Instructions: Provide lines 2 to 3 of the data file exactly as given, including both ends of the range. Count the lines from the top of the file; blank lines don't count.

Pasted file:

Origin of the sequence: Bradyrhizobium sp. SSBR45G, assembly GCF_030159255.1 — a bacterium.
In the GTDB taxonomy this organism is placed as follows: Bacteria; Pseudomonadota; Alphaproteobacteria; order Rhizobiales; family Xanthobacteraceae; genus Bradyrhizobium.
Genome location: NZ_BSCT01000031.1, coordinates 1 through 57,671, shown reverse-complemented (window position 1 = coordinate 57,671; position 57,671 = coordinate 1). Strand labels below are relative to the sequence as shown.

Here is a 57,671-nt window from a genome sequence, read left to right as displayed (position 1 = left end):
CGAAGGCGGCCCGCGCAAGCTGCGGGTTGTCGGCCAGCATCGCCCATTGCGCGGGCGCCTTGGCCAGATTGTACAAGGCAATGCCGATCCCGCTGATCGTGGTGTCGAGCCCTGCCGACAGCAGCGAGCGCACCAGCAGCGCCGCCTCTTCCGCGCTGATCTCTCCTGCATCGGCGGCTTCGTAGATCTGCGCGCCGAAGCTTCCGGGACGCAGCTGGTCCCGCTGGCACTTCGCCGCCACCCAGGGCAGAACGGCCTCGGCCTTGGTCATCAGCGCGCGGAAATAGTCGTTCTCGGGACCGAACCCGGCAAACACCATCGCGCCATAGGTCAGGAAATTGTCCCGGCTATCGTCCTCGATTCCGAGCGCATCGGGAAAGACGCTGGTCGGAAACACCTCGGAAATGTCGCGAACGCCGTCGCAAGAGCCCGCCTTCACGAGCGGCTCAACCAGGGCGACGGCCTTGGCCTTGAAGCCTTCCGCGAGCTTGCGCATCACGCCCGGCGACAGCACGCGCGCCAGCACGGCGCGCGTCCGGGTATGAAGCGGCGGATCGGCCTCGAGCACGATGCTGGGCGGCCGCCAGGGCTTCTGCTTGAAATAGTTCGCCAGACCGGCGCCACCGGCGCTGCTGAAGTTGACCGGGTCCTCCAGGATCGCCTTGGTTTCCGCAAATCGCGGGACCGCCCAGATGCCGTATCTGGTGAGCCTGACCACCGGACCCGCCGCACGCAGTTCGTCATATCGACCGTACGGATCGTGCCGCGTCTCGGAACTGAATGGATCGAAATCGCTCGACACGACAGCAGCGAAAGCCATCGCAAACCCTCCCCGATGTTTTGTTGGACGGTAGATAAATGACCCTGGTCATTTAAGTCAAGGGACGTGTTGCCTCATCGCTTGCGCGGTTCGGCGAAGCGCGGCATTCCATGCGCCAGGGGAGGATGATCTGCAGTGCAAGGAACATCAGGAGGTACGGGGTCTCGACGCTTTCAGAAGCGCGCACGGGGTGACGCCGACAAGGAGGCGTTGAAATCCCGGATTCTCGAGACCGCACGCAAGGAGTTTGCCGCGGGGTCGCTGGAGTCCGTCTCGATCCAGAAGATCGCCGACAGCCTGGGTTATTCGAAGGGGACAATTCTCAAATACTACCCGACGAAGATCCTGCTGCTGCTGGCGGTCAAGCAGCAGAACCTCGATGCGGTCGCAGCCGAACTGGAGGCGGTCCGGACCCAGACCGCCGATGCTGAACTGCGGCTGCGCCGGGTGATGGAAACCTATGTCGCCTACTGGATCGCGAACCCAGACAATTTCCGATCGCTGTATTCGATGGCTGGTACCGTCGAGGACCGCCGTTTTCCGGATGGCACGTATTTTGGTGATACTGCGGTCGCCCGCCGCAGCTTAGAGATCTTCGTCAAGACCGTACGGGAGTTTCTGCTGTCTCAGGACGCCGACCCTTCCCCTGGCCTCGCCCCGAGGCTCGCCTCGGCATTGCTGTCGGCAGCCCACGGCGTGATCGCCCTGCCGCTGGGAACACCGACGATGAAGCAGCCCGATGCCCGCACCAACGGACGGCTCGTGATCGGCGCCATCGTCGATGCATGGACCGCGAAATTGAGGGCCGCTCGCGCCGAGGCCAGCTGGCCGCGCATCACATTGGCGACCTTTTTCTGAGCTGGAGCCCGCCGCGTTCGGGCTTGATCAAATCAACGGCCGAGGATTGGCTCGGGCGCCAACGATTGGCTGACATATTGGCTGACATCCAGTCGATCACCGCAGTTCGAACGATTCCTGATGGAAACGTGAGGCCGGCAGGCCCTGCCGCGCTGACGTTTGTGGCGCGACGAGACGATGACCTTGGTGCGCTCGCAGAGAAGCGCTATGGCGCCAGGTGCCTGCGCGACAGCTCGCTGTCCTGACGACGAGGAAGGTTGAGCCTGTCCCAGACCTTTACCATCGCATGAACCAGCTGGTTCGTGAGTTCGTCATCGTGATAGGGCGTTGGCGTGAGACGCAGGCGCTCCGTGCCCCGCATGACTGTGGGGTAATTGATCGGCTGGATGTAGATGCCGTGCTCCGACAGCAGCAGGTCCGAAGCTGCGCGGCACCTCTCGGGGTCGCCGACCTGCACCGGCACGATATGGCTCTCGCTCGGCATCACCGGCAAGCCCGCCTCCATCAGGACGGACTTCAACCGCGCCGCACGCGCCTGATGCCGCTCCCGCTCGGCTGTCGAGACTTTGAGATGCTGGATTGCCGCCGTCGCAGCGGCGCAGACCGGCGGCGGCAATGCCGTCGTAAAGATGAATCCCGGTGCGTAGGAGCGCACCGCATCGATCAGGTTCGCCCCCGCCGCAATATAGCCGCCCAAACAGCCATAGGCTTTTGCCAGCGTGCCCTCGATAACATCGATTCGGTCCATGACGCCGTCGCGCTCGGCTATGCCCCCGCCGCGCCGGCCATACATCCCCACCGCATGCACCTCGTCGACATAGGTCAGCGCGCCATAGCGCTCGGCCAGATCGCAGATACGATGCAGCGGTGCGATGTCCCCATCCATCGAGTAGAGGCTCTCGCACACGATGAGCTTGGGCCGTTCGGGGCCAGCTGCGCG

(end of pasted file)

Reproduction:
In the GTDB taxonomy this organism is placed as follows: Bacteria; Pseudomonadota; Alphaproteobacteria; order Rhizobiales; family Xanthobacteraceae; genus Bradyrhizobium.
Genome location: NZ_BSCT01000031.1, coordinates 1 through 57,671, shown reverse-complemented (window position 1 = coordinate 57,671; position 57,671 = coordinate 1). Strand labels below are relative to the sequence as shown.